Robot Chicken: Season OneSeth Green's stop motion opus to absurdity
By Adam Frazier
The brainchild of Seth Green (Buffy the Vampire Slayer
and Matthew Senreich, Robot Chicken is a sketch comedy series that
parodies pop culture conventions using stop motion animation of toys,
action figures, dolls, and claymation.
As part of Cartoon Network's Adult Swim block, Robot Chicken
airs 15-minute episodes with sketches that range anywhere from three
minutes to five seconds, each interrupted by a change of channel to a
completely new and random skit already in progress.
shortest sketches are usually quick sight gags - a giraffe getting hit
by a train, for instance - the longer ones are amazing spoofs of pop
culture. Skeletor, Cobra Commander, Lex Luthor, and Mum-Ra stuck in
traffic on the way to work; Voltron has a dance-off with a space
monster; Burt Reynolds and Dom DeLuise organize another Cannonball Run,
with Vin Diesel racing against the Dukes of Hazzard, Knight Rider and
the Super Mario Brothers. Yes, it's truly that random and off-the-wall.
one sketch, Joey Fatone trains for a martial-arts tournament to get
back at the Yakuza squad who murdered his fellow N'sync bandmates. He
ends up squaring off against the combined forces of Britney Spears,
Ashley Simpson, Jessica Simpson, Avril Lavigne and Christina Aguilera -
who form a giant beast with five heads and a voracious appetite for
sketch is The Real World Metropolis, a spoof in which several
superheroes stop being nice and start getting real. Someone is stealing
Catwoman's Hello Kitty undies, and Superman refuses to do his chores
because he's too busy saving the world to be bothered with vacuuming.
You get the idea.
Perhaps my favorite skit from season one picks
up in the Autobots' locker room after a skirmish with the Decepticons.
A couple of the guys mention how they've noticed Optimus Prime's
frequent trips to the bathroom lately. Turns out he has prostate
cancer. Bumble Bee is crushed, and the team is at a loss when their
leader suddenly and shockingly dies. The whole parody is proceeded with
one of those classic ‘80s public service announcements where Optimus
Prime warns us humans about cancer and suggests we get our asses
Like other animated shows such as South Park
, Beavis & Butthead
and The Simpsons
, Robot Chicken
offers multiple layers of humor, from the juvenile to upper-brow
societal satire. The animation offers fond nostalgia for those who grew
up in the ‘80s and remember playing with He-Man, Thundercats and Star
Wars toys. The voice talent should be mentioned as well, as actors like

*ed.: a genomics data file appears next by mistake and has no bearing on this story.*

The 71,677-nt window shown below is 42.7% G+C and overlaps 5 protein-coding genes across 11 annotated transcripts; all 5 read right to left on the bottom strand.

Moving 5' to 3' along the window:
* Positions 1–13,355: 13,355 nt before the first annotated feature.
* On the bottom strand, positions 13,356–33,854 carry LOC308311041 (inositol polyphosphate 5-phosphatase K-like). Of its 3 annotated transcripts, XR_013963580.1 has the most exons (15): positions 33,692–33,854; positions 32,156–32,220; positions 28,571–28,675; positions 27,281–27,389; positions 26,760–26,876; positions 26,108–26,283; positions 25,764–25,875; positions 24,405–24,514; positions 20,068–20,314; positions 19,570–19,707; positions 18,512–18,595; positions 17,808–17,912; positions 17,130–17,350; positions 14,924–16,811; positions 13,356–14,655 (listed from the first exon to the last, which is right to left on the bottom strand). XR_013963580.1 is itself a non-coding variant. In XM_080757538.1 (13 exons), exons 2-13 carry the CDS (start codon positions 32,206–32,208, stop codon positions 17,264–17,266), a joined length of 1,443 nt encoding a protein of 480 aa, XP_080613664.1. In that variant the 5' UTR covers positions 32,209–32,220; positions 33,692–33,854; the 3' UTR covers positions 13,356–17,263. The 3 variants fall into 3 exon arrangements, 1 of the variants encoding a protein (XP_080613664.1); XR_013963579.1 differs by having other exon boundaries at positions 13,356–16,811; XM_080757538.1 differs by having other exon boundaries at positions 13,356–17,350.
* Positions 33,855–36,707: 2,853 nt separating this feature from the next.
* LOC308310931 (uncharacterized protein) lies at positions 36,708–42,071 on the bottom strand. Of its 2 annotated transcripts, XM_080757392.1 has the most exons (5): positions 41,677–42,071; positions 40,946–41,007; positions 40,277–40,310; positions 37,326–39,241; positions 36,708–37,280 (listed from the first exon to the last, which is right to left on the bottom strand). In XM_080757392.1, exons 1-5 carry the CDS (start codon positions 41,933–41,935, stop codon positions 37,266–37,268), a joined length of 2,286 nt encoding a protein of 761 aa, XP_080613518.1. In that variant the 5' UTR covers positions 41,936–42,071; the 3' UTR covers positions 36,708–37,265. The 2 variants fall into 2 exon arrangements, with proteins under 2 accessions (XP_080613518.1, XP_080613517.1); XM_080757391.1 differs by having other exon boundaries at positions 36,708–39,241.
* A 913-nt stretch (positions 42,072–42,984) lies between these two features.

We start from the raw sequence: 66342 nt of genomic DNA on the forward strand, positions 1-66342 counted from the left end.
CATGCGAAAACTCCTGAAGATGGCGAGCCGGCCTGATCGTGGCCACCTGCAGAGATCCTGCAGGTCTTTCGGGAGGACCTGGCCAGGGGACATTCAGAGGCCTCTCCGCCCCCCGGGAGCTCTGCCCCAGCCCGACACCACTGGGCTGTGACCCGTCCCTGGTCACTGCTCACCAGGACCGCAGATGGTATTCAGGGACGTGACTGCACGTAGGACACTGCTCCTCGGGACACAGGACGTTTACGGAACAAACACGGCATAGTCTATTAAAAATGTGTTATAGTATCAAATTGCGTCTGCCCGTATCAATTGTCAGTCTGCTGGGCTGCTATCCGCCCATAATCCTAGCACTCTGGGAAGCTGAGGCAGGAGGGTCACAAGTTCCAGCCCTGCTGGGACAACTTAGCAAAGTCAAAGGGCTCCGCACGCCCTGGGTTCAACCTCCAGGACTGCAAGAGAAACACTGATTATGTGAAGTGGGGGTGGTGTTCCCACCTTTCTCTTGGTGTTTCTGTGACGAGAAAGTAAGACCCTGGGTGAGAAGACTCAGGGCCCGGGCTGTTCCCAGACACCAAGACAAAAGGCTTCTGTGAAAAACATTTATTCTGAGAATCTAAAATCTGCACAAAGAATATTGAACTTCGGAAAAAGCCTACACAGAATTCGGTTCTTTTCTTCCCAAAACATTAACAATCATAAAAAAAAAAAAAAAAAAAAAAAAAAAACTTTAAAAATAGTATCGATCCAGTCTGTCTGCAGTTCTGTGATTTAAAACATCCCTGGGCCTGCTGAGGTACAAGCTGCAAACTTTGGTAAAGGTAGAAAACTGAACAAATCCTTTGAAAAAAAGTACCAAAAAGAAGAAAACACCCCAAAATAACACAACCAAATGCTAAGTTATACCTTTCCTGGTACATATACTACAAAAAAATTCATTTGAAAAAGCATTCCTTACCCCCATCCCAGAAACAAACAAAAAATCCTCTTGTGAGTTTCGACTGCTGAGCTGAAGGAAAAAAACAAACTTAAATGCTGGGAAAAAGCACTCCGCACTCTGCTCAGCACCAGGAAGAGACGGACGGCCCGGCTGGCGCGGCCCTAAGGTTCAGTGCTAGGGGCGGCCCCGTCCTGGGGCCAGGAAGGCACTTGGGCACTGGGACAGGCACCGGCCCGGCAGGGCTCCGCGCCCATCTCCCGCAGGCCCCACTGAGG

Breckin Myer and Donald Faison often lend their voices to the show.
There's also a seemingly never-ending list of guest stars that take
sketches to the next level. Mark Hamill, Luke Skywalker himself, has
appeared in numerous skits to play his Jedi alter ego and Family Guy's
Seth McFarlane, Lance Bass, Conan O'Brien and even the cast of That
‘70s Show have all appeared at one time or another.
The only thing lacking in Robot Chicken
is the structure of the show itself. It's just too damn short. Minus
commercials, each episode runs a little over 10 minutes in length.
There's so much content packed into the episodes, however, the length
doesn't seem to matter in the end. In fact, it's probably just the
right length for what it is. It leaves you wanting more and lends
itself well to the DVD format.
Speaking of the DVD, season one
is filled with some pretty awesome bonus materials. Features on the
disc include commentaries on all episodes with Seth Green and writers.
There's also a photo Gallery, deleted animatics and scenes as well as a
behind the scenes featurette.
The commentaries are great. Seth
Green and a variety of writers and actors talk about the show really
explore all the interesting behind-the-scenes stories that inspired the
show. Robot Chicken
is a show
that has to fight low budgets, cautious censors, and the limitations of
stop motion animation and the writers and creators take every chance to
explore those obstacles.
Basically, if you're a fan of anarchic
obscure references to ‘80s cartoons and video games, you'll love this
show. If you're a frequent watcher of shows such as Family Guy
or anything on Adult Swim, you're probably already hooked on Seth Green and Matthew Senreich's opus to random absurdity.